One never knows with Eugene Chadbourne. The multi-faceted entertainer is a mine full of surprises. He plays the banjo, the guitar and the electric rake, besides singing and composing. He has worked with musicians whose styles are diverse, yet he makes a compact fit. How many could lay claim to being one in spirit and song with John Zorn, Jello Biafra, Han Bennink, Bela Fleck and the Sun City Girls, to name just a few?
Among his many innovative collaborations is the one with Jimmy Carl Black (drums, vocals). Black had played with Frank Zappa's Mothers of Invention, but he also had the blues in him, as well as a nice sense for pop that put him in with Flo and Eddie. Chadbourne and Black began touring in 1991 as The Jack & Jimmy Show, with over 100 concerts in Europe, and they recorded several albums over the years.
Their newest adventure, Hearing Is Believing, was made in the studio with Pat Thomas (Fender Rhodes electric piano, keyboards, organ, cheap electronics) and the single-named Schroeder (percussion, drums, vibraphone, electronics, recording). Chadbourne and his cohorts not only blend different genres, they also meld them into one flowing body with a high degree of appeal.
The selections are wide ranging. Country mates with heavy metal, jazz finds a bedfellow in rhythm 'n' blues. The Beatles, Marvin Gaye, Charles Mingus, Dizzy Gillespie and George Jones are all taken to the edge and reinvented. Oh yesDick Cheney is in there too, and what could be better than discovering that "Cheney's Hunting Ducks. The song takes aim directly at the hound of war, juxtaposing his hunting with the death of soldiers. The lyrics are acerbic and laced with sarcasm, but they are truthful.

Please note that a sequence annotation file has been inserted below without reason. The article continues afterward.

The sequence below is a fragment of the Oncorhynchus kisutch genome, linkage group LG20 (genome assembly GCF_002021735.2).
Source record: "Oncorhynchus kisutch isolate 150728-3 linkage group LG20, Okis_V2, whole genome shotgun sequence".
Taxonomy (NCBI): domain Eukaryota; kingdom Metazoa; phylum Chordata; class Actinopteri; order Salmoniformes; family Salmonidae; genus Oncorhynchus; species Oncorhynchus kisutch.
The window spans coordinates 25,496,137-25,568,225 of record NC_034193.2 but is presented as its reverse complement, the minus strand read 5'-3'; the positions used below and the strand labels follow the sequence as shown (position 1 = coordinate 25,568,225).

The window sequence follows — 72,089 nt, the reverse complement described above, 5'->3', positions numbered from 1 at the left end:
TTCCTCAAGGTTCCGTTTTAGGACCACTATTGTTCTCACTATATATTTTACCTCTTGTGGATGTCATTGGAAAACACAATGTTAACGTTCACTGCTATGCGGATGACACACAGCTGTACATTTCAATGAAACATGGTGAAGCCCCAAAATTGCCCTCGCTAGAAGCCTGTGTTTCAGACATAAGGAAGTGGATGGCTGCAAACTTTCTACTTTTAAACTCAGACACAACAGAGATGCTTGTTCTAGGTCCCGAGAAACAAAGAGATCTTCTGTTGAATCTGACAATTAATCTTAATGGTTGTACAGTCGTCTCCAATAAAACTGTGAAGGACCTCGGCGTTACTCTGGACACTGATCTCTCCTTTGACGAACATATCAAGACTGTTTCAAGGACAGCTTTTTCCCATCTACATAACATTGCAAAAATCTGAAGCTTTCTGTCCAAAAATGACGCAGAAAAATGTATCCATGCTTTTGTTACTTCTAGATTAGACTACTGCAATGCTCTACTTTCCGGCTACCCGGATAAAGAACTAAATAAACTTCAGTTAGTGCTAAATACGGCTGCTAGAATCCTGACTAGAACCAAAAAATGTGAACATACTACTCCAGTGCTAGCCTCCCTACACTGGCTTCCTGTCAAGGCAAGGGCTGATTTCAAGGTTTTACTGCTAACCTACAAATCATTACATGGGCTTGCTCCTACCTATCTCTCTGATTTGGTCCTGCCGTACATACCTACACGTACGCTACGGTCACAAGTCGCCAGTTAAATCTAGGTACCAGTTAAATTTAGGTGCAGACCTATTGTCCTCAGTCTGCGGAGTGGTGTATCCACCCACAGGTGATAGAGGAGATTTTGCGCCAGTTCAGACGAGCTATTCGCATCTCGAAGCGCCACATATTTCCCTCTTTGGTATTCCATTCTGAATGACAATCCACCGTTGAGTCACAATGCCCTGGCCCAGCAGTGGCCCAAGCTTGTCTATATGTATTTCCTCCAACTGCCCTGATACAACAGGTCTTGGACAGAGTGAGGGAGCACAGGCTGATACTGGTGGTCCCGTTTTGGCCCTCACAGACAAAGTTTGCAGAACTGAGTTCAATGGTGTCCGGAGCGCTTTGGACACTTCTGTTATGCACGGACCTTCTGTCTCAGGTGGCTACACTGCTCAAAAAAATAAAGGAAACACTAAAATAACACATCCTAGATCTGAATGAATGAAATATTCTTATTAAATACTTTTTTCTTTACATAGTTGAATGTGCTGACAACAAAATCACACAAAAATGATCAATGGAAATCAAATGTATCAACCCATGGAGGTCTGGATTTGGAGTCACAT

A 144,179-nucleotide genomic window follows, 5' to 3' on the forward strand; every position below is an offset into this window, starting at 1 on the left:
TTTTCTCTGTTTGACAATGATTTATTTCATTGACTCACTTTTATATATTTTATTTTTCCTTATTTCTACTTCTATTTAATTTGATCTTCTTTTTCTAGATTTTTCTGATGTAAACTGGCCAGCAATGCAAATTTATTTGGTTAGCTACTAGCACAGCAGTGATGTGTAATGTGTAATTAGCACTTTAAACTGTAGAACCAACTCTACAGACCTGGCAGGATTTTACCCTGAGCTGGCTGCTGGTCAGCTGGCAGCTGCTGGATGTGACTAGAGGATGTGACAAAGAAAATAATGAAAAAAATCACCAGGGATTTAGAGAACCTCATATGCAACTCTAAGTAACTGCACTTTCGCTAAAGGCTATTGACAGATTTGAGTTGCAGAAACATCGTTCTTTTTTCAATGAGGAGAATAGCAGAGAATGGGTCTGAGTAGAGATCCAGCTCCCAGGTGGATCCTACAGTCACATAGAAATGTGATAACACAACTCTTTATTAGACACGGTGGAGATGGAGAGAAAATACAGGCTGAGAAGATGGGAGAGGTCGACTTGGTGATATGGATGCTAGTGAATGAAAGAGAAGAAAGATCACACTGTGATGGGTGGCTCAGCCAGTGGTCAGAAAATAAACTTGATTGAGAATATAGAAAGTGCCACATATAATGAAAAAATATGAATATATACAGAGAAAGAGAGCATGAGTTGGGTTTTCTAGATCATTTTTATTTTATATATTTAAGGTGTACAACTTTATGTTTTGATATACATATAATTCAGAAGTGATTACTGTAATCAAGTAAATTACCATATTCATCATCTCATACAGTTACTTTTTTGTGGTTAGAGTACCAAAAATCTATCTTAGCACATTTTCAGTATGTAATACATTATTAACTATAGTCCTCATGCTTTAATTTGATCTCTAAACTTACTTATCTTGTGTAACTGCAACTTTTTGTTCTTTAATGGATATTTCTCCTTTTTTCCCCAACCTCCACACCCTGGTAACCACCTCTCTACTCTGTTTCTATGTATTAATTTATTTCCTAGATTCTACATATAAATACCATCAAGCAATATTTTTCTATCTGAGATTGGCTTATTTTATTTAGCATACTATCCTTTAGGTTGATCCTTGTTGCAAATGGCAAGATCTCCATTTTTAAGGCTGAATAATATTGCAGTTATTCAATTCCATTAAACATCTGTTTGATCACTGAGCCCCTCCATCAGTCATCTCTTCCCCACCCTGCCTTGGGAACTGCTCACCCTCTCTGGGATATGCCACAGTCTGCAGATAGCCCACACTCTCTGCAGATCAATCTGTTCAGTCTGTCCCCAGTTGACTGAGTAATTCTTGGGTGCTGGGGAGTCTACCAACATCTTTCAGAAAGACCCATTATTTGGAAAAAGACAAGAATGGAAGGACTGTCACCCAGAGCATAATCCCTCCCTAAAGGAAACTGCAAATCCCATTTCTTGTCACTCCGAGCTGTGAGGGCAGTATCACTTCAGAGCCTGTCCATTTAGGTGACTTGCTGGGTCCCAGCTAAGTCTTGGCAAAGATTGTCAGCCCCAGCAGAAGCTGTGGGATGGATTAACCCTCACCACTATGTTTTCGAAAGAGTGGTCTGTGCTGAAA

Logic, and the lack of it, has different sides. "The Girl from Al-Qaeda, which is wrapped in the melody of "The Girl from Ipanema, is a take on a suicide bomber fueled by heavy metal and distortion. Hope, however, springs up on "What's Going On, which comes on next. The power of the words still surge and impact; but The Jack & Jimmy Show being what it is, with their sly sense of fun, there is a particular niche for Marvin Gaye's father and his gun.
Black and Pat Thomas swing into "Pithecanthropus Erectus. The pulse is lithe until Black decides to lay down a harder beat. And well he should, for Chadbourne zaps some thick notes on the electric guitar that wallow in heavy metal. The country tune "When the Grass Grows Over Me' retains its inherent sensitivity, with the beat decidedly in that territory. Chadbourne sings and Thomas plays the piano and adds some marvellously integrated scratching courtesy of his cheap electronics.
It's an enthralling CD with some inspired lunacy and more than a hint of genius.
Eugene Chadbourne: guitar, banjo, vocals; Jimmy Carl Black: drums, vocals; Pat Thomas: Fender Rhodes electric piano; keyboards, organ, cheap electronics; Schroeder: percussion, drums, vibraphone, electronics, recording.